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From ‘Hoarders’ to hotel: owners of NC mansion battle to open B&B in 31-room house

Once famous on “Hoarders,” this 31-bedroom mansion in North Carolina might soon be a bed-and-breakfast.
Once famous on “Hoarders,” this 31-bedroom mansion in North Carolina might soon be a bed-and-breakfast. Screengrab from Facebook

Two years ago, a 31-room mansion in North Carolina featured on the reality series “Hoarders” was known only for cluttered rooms crammed with trash and bird cages.

Now the owners of the historic Julian Price home in Greensboro are fighting to open the house as a bed and breakfast.

Eric and Michael Fuko-Rizzo were planning to set aside five bedrooms for a B&B, but a city zoning committee nixed the couple’s idea in May, WFMY reported. So they took the fight to court this week.

Forsyth County Judge Eric Morgan heard the appeal but has to weigh briefs from both parties before making a decision, according to the media outlet.

Still, the mansion has come a long way since bird cages.

Julian Price, the founder and president of Jefferson Life Insurance Company, built the home in 1929, according to a Facebook page for the house.

The English Tudor-inspired home is part stucco and brick with half-timbered walls, but it didn’t reach peak fame until recently.

In January 2017, the A&E series “Hoarders” aired a two-hour special on the mansion and its then-owner Sandra Cowart, with 1.2 million households watching, the Charlotte Observer reported.

Viewers were treated to a seemingly endless array of stuff Cowart hoarded in the four-story home, stacking its rooms with furniture, clothes, baskets, stuffed animals, picture frames, kitchen supplies, and sewing machines, according to the Observer.

It’s still one of the most popular episodes of “Hoarders” on the network and has re-aired numerous times, the Triad Business Journal reported.

The Fuko-Rizzos bought it in relatively poor condition after the bank foreclosed on Cowart, according to the Greensboro News & Record.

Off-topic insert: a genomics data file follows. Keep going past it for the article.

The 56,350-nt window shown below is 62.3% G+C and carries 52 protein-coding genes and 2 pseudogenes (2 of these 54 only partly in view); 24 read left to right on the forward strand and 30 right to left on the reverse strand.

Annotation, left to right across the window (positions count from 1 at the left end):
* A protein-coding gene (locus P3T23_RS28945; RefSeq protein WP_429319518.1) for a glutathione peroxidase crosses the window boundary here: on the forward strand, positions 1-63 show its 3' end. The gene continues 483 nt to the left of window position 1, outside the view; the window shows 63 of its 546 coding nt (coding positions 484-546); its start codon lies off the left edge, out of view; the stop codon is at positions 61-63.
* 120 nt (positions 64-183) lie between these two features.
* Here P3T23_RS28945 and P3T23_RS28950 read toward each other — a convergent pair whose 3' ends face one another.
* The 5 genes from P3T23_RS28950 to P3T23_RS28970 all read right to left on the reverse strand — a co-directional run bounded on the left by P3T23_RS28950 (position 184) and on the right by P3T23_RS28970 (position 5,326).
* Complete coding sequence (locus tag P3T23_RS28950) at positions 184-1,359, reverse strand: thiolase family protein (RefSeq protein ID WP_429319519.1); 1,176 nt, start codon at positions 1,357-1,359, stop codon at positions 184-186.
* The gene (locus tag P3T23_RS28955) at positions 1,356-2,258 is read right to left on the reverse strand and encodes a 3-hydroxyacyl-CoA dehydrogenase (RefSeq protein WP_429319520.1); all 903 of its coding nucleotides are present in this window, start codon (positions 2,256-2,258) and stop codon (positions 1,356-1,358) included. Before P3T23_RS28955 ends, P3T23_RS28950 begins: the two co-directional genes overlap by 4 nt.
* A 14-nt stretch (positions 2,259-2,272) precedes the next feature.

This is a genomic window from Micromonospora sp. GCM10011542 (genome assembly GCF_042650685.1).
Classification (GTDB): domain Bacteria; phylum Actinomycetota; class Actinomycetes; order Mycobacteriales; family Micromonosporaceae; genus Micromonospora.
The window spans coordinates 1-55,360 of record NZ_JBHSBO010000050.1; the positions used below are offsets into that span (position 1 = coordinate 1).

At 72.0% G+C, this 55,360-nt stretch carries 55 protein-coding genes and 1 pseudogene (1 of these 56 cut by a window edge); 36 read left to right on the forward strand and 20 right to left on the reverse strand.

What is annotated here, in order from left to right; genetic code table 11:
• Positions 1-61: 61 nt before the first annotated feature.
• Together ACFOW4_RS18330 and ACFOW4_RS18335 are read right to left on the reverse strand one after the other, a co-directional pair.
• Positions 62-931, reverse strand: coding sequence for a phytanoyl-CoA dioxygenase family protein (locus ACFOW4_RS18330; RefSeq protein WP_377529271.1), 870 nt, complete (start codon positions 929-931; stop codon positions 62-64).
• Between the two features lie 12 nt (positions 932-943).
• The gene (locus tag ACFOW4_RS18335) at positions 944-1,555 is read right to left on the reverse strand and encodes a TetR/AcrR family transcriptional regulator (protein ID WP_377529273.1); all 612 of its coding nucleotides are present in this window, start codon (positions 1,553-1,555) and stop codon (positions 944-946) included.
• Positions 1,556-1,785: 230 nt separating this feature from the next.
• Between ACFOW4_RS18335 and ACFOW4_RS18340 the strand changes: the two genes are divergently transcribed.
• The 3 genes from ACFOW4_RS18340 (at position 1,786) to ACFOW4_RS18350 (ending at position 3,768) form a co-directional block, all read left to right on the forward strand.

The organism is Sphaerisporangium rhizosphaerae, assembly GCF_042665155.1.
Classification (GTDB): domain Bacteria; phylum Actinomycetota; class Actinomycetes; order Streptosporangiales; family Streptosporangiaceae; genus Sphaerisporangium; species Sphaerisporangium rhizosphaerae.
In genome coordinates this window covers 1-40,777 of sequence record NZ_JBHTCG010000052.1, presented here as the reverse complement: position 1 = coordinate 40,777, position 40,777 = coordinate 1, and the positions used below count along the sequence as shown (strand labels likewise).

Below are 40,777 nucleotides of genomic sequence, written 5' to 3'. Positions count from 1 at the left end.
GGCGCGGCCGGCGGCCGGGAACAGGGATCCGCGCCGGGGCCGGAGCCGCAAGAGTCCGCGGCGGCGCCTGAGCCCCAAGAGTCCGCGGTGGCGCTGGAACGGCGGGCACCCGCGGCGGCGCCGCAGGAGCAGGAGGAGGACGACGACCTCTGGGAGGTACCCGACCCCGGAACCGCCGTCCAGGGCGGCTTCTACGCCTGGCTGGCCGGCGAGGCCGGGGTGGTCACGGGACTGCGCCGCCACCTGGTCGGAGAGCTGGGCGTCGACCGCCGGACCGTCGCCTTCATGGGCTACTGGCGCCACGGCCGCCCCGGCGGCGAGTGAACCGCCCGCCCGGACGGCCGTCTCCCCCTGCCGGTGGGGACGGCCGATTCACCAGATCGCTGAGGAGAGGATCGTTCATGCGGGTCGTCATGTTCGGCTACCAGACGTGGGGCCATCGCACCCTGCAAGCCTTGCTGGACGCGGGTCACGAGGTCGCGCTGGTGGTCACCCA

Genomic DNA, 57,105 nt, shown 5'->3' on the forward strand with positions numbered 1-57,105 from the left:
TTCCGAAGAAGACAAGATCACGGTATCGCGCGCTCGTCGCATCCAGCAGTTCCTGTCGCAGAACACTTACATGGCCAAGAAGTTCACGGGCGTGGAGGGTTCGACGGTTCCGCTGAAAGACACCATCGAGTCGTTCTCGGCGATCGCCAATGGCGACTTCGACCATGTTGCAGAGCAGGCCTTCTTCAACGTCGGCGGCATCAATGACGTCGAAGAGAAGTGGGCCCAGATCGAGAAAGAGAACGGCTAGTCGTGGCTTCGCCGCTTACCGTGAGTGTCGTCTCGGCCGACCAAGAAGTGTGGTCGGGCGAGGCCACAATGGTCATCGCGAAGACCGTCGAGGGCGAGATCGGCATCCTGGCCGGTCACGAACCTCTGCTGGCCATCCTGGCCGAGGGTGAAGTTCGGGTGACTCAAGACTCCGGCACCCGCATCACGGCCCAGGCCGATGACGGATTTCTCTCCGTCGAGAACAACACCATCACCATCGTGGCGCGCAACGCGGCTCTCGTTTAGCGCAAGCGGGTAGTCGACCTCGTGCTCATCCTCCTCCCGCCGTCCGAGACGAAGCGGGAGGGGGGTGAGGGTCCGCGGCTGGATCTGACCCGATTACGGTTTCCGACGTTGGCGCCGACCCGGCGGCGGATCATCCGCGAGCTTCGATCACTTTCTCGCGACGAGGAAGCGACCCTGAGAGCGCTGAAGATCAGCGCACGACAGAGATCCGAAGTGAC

They transformed it into something of a “showcase,” the Business Journal reported, opening it up for tours to raise money for Preservation Greensboro and making headlines with a 911 call over drapery after a designer showcase.

A&E even returned to the mansion — also known as Hillside — earlier this year, according to the Winston-Salem Journal.

The Fuko-Rizzos showed off their restoration efforts during the episode and touted plans for future short-term rentals in the 90-year-old house.

But the zoning commission stalled those plans with a 4-3 vote in May that formally rejected their request for the required B&B permit, the Greensboro News & Record reported.

According to the News & Record, most were in favor of seeing it through, including city staff, Greensboro’s Historic Preservation Commission and the Fisher Park Neighborhood Association — the residential district where the house is located.

But eight residents reportedly complained about potential noise disturbances and parking problems.

In the meantime, rooms are available for overnight booking on Airbnb.

The Fuko-Rizzos list three rooms and two suites between $175 and $225 a night with names like the Blue Room, the French Room and the Traveler’s Room. At a slight upcharge, the Cardinal and Dogwood suites are also available.

For large parties, there’s even the option of renting out the south and center wings — five bedrooms and five bathrooms to accommodate 11 guests — for $488 per night.

And the whole shebang? A meager $1,750 a night for 13 guests, six bedrooms and four-and-a-half bathrooms.

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Hayley is a Real Time reporter at The Charlotte Observer covering breaking news and trending stories in the Carolinas. She also created the Observer’s unofficial bird beat (est. 2015) with a summer full of ornithological-related content, including a story about Barred Owls in love.
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